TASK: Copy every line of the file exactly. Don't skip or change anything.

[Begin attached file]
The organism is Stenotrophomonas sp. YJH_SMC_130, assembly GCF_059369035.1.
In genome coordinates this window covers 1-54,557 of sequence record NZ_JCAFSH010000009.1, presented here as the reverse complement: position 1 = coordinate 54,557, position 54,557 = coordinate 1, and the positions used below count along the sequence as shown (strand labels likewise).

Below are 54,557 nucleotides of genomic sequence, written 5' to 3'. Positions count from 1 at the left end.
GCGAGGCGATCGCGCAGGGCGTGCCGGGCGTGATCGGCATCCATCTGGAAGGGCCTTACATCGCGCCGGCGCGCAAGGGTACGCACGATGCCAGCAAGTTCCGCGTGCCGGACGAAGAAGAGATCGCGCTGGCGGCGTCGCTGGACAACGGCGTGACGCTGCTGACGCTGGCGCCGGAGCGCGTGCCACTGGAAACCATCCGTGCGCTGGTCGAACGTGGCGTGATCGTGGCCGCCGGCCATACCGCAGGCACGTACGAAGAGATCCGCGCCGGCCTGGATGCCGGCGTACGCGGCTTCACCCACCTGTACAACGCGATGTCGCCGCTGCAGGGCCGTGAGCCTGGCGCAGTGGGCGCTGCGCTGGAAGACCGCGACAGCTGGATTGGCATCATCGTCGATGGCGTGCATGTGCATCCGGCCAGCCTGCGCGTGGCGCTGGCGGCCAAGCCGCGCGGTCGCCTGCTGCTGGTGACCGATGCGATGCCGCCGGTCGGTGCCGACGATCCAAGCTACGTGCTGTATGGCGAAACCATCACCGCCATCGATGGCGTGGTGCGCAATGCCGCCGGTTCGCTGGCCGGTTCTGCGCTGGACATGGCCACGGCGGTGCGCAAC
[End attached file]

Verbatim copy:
The organism is Stenotrophomonas sp. YJH_SMC_130, assembly GCF_059369035.1.
In genome coordinates this window covers 1-54,557 of sequence record NZ_JCAFSH010000009.1, presented here as the reverse complement: position 1 = coordinate 54,557, position 54,557 = coordinate 1, and the positions used below count along the sequence as shown (strand labels likewise).

Below are 54,557 nucleotides of genomic sequence, written 5' to 3'. Positions count from 1 at the left end.
GCGAGGCGATCGCGCAGGGCGTGCCGGGCGTGATCGGCATCCATCTGGAAGGGCCTTACATCGCGCCGGCGCGCAAGGGTACGCACGATGCCAGCAAGTTCCGCGTGCCGGACGAAGAAGAGATCGCGCTGGCGGCGTCGCTGGACAACGGCGTGACGCTGCTGACGCTGGCGCCGGAGCGCGTGCCACTGGAAACCATCCGTGCGCTGGTCGAACGTGGCGTGATCGTGGCCGCCGGCCATACCGCAGGCACGTACGAAGAGATCCGCGCCGGCCTGGATGCCGGCGTACGCGGCTTCACCCACCTGTACAACGCGATGTCGCCGCTGCAGGGCCGTGAGCCTGGCGCAGTGGGCGCTGCGCTGGAAGACCGCGACAGCTGGATTGGCATCATCGTCGATGGCGTGCATGTGCATCCGGCCAGCCTGCGCGTGGCGCTGGCGGCCAAGCCGCGCGGTCGCCTGCTGCTGGTGACCGATGCGATGCCGCCGGTCGGTGCCGACGATCCAAGCTACGTGCTGTATGGCGAAACCATCACCGCCATCGATGGCGTGGTGCGCAATGCCGCCGGTTCGCTGGCCGGTTCTGCGCTGGACATGGCCACGGCGGTGCGCAAC